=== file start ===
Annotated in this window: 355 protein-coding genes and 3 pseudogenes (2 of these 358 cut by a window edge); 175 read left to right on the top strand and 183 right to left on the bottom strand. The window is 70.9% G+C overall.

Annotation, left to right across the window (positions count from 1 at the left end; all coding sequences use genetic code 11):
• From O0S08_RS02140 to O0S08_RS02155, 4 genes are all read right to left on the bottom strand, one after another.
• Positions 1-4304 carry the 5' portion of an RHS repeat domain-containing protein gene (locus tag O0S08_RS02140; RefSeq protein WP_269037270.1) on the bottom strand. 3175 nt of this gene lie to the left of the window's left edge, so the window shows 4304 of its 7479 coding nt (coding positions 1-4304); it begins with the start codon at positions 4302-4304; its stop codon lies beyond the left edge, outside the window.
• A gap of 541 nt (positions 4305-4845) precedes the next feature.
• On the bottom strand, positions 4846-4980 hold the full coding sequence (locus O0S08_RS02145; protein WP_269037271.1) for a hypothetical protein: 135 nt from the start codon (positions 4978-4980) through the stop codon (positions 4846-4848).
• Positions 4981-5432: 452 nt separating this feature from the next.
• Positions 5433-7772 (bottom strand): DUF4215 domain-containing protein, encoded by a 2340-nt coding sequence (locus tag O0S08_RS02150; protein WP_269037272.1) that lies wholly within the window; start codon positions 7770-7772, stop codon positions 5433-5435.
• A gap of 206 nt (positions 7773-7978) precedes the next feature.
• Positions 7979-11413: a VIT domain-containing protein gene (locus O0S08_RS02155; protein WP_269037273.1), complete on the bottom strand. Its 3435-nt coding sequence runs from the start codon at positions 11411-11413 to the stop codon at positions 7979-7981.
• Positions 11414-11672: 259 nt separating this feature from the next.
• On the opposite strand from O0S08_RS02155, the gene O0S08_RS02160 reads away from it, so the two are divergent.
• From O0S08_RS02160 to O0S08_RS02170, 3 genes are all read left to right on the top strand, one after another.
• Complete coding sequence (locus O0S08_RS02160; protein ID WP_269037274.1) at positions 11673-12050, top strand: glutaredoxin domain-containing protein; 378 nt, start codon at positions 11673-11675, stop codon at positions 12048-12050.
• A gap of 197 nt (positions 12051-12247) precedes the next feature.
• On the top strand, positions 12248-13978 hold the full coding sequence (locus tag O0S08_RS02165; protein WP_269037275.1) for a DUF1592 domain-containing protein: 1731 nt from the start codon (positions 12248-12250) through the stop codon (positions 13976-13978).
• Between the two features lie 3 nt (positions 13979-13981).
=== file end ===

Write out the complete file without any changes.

Annotated in this window: 355 protein-coding genes and 3 pseudogenes (2 of these 358 cut by a window edge); 175 read left to right on the top strand and 183 right to left on the bottom strand. The window is 70.9% G+C overall.

Annotation, left to right across the window (positions count from 1 at the left end; all coding sequences use genetic code 11):
• From O0S08_RS02140 to O0S08_RS02155, 4 genes are all read right to left on the bottom strand, one after another.
• Positions 1-4304 carry the 5' portion of an RHS repeat domain-containing protein gene (locus tag O0S08_RS02140; RefSeq protein WP_269037270.1) on the bottom strand. 3175 nt of this gene lie to the left of the window's left edge, so the window shows 4304 of its 7479 coding nt (coding positions 1-4304); it begins with the start codon at positions 4302-4304; its stop codon lies beyond the left edge, outside the window.
• A gap of 541 nt (positions 4305-4845) precedes the next feature.
• On the bottom strand, positions 4846-4980 hold the full coding sequence (locus O0S08_RS02145; protein WP_269037271.1) for a hypothetical protein: 135 nt from the start codon (positions 4978-4980) through the stop codon (positions 4846-4848).
• Positions 4981-5432: 452 nt separating this feature from the next.
• Positions 5433-7772 (bottom strand): DUF4215 domain-containing protein, encoded by a 2340-nt coding sequence (locus tag O0S08_RS02150; protein WP_269037272.1) that lies wholly within the window; start codon positions 7770-7772, stop codon positions 5433-5435.
• A gap of 206 nt (positions 7773-7978) precedes the next feature.
• Positions 7979-11413: a VIT domain-containing protein gene (locus O0S08_RS02155; protein WP_269037273.1), complete on the bottom strand. Its 3435-nt coding sequence runs from the start codon at positions 11411-11413 to the stop codon at positions 7979-7981.
• Positions 11414-11672: 259 nt separating this feature from the next.
• On the opposite strand from O0S08_RS02155, the gene O0S08_RS02160 reads away from it, so the two are divergent.
• From O0S08_RS02160 to O0S08_RS02170, 3 genes are all read left to right on the top strand, one after another.
• Complete coding sequence (locus O0S08_RS02160; protein ID WP_269037274.1) at positions 11673-12050, top strand: glutaredoxin domain-containing protein; 378 nt, start codon at positions 11673-11675, stop codon at positions 12048-12050.
• A gap of 197 nt (positions 12051-12247) precedes the next feature.
• On the top strand, positions 12248-13978 hold the full coding sequence (locus tag O0S08_RS02165; protein WP_269037275.1) for a DUF1592 domain-containing protein: 1731 nt from the start codon (positions 12248-12250) through the stop codon (positions 13976-13978).
• Between the two features lie 3 nt (positions 13979-13981).